POLITICO

July 18, 2019

By: Tanya Snyder

Automakers have had to decide whether congressional lobbying is “the best use of their time and money,” said Eric Kennedy, an attorney at Buchalter, a business law firm specializing in autonomous vehicle issues. “And it seems like what they’ve decided is, it’s not.”

House and Senate lobbying on driverless car issues dropped 35 percent between the end of 2018 and the first quarter of 2019, according to an analysis of lobbying data the Center for Responsive Politics provided to POLITICO. And according to Kennedy, those numbers will likely drop further when second quarter lobbying data is filed next week.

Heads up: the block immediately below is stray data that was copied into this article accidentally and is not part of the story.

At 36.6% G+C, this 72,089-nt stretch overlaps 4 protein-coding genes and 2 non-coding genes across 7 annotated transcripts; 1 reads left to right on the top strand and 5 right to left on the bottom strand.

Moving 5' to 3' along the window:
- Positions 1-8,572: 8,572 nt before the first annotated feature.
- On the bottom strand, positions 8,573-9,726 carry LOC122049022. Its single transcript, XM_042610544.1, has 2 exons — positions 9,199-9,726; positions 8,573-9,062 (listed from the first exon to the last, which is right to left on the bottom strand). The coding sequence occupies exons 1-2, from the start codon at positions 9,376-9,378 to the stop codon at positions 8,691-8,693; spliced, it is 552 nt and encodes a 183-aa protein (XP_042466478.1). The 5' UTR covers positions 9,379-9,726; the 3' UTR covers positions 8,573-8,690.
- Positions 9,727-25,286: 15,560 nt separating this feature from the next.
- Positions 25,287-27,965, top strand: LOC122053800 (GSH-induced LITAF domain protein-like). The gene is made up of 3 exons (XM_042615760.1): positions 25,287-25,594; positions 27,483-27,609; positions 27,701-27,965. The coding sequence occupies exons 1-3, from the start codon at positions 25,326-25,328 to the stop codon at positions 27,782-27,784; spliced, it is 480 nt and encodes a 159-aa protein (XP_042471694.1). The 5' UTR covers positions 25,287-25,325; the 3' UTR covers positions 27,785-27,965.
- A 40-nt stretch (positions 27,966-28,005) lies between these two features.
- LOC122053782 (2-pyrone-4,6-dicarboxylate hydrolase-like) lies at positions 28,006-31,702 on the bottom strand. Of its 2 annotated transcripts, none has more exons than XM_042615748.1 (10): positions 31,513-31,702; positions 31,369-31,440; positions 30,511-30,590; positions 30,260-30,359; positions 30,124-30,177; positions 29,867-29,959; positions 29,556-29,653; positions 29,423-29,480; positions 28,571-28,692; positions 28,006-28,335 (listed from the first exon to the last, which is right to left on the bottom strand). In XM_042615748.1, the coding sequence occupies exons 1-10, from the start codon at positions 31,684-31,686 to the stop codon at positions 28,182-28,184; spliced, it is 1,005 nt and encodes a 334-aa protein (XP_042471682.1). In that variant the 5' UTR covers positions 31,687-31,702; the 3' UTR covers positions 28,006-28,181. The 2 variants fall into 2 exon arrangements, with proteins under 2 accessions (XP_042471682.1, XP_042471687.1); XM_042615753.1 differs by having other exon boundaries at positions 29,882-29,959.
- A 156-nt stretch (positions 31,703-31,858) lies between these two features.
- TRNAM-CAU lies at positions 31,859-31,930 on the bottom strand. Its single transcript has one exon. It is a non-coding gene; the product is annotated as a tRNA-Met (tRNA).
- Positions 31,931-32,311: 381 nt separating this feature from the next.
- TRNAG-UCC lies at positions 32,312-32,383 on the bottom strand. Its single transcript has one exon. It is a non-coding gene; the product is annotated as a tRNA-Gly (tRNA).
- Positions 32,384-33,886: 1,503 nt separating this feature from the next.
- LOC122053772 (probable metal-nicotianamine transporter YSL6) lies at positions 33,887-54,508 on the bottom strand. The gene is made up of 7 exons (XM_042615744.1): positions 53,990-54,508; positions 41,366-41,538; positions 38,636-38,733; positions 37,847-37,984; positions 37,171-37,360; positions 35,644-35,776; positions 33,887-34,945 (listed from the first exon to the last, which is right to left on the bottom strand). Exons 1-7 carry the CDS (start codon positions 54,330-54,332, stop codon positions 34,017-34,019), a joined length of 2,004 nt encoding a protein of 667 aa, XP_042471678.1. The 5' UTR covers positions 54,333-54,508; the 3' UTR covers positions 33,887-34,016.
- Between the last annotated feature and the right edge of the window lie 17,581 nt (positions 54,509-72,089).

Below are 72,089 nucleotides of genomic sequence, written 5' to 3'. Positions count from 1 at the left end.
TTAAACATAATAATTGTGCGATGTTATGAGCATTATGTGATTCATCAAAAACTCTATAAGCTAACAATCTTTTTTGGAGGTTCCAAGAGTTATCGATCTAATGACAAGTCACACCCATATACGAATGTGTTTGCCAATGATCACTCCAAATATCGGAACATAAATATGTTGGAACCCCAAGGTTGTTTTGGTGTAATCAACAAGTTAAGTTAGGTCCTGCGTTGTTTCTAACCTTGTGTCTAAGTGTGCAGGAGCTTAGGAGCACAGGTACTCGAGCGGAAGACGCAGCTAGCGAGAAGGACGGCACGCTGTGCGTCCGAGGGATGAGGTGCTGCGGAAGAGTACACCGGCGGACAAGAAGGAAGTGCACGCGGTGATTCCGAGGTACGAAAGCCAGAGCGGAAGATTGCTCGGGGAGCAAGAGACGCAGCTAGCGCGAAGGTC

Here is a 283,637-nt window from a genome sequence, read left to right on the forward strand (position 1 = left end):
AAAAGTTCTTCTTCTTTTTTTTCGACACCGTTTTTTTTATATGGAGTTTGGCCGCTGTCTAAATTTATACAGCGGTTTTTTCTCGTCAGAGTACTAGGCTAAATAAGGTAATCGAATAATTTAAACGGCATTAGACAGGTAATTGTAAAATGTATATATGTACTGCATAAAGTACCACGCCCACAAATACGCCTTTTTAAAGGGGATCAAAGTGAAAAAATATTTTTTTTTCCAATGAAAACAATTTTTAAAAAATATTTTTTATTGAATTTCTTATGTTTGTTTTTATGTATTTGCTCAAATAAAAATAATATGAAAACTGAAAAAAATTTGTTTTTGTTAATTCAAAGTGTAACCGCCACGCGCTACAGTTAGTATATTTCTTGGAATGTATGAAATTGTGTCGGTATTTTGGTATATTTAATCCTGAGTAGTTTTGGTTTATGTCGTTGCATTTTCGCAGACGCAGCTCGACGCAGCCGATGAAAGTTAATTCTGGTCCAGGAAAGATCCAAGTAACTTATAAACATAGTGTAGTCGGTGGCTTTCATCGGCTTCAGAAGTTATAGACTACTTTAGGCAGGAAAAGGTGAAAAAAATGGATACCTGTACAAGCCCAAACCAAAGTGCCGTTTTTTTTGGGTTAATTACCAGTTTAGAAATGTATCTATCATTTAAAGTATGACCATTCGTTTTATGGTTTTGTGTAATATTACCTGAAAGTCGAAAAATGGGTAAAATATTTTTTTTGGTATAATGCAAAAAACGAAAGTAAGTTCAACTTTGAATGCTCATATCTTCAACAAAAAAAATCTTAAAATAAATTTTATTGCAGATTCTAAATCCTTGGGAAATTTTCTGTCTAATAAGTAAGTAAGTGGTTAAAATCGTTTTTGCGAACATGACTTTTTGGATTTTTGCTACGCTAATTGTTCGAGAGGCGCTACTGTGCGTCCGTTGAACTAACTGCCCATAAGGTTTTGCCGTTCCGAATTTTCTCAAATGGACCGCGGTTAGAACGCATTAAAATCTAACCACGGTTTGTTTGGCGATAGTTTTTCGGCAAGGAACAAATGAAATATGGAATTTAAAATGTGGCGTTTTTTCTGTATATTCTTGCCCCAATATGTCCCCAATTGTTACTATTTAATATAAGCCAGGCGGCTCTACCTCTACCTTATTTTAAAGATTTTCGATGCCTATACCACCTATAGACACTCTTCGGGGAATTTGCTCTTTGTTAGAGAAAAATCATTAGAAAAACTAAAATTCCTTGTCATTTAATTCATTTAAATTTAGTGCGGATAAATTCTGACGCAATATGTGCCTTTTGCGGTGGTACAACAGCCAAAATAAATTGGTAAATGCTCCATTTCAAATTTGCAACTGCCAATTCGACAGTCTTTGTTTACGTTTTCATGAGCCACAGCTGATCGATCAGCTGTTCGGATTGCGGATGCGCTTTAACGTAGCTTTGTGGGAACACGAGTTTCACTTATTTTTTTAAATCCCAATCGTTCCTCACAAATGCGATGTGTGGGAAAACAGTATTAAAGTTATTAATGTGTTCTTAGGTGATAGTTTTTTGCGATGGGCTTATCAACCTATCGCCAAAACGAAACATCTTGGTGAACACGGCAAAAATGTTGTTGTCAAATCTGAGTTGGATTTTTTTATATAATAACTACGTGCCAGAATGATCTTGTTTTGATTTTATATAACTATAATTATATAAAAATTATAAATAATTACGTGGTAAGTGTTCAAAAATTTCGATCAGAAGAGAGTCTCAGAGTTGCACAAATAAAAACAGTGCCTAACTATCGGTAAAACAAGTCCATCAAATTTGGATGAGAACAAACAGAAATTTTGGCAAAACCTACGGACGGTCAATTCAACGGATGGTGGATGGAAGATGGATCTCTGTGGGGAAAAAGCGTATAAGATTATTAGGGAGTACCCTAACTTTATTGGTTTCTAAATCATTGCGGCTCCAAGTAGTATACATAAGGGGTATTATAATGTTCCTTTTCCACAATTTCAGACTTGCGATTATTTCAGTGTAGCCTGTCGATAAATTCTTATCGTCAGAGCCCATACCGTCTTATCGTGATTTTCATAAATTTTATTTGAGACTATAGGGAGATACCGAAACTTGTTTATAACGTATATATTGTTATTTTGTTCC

“Unfortunately, I think we will continue to see a decrease in lobbying activity in AV,” Kennedy told POLITICO. “Congress has sat on its hands for too long and the OEMs are losing patience. They will therefore continue directing resources to seeking help from local regulators.” He also noted that “with the upcoming presidential election year, the largely non-partisan AV issues will likely get put on the back-burner.”

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